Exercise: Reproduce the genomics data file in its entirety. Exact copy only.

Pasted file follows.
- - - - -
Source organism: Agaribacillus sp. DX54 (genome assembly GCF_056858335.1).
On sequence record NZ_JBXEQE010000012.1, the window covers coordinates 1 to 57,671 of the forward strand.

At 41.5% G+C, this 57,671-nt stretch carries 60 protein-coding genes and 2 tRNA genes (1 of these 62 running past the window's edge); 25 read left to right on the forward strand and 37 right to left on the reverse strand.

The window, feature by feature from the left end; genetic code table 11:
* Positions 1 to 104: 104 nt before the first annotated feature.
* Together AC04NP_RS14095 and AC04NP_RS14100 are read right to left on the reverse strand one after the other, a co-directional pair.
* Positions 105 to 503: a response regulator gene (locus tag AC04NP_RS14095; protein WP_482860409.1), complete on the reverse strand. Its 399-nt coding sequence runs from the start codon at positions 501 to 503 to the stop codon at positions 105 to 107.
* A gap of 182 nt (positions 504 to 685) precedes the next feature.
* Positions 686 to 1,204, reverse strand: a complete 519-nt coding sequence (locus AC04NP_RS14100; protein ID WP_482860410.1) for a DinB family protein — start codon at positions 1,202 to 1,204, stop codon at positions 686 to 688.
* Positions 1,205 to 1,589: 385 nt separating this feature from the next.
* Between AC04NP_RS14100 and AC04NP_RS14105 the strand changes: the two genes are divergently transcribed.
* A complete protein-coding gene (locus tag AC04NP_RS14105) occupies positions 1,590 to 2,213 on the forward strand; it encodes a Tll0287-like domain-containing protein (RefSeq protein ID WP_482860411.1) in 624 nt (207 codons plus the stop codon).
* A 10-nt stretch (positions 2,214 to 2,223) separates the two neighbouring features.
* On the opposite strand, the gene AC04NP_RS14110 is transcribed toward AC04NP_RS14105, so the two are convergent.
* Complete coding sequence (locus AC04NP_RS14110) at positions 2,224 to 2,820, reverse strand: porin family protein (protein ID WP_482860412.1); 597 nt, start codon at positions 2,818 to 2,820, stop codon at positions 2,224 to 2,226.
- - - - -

Source organism: Agaribacillus sp. DX54 (genome assembly GCF_056858335.1).
On sequence record NZ_JBXEQE010000012.1, the window covers coordinates 1 to 57,671 of the forward strand.

At 41.5% G+C, this 57,671-nt stretch carries 60 protein-coding genes and 2 tRNA genes (1 of these 62 running past the window's edge); 25 read left to right on the forward strand and 37 right to left on the reverse strand.

The window, feature by feature from the left end; genetic code table 11:
* Positions 1 to 104: 104 nt before the first annotated feature.
* Together AC04NP_RS14095 and AC04NP_RS14100 are read right to left on the reverse strand one after the other, a co-directional pair.
* Positions 105 to 503: a response regulator gene (locus tag AC04NP_RS14095; protein WP_482860409.1), complete on the reverse strand. Its 399-nt coding sequence runs from the start codon at positions 501 to 503 to the stop codon at positions 105 to 107.
* A gap of 182 nt (positions 504 to 685) precedes the next feature.
* Positions 686 to 1,204, reverse strand: a complete 519-nt coding sequence (locus AC04NP_RS14100; protein ID WP_482860410.1) for a DinB family protein — start codon at positions 1,202 to 1,204, stop codon at positions 686 to 688.
* Positions 1,205 to 1,589: 385 nt separating this feature from the next.
* Between AC04NP_RS14100 and AC04NP_RS14105 the strand changes: the two genes are divergently transcribed.
* A complete protein-coding gene (locus tag AC04NP_RS14105) occupies positions 1,590 to 2,213 on the forward strand; it encodes a Tll0287-like domain-containing protein (RefSeq protein ID WP_482860411.1) in 624 nt (207 codons plus the stop codon).
* A 10-nt stretch (positions 2,214 to 2,223) separates the two neighbouring features.
* On the opposite strand, the gene AC04NP_RS14110 is transcribed toward AC04NP_RS14105, so the two are convergent.
* Complete coding sequence (locus AC04NP_RS14110) at positions 2,224 to 2,820, reverse strand: porin family protein (protein ID WP_482860412.1); 597 nt, start codon at positions 2,818 to 2,820, stop codon at positions 2,224 to 2,226.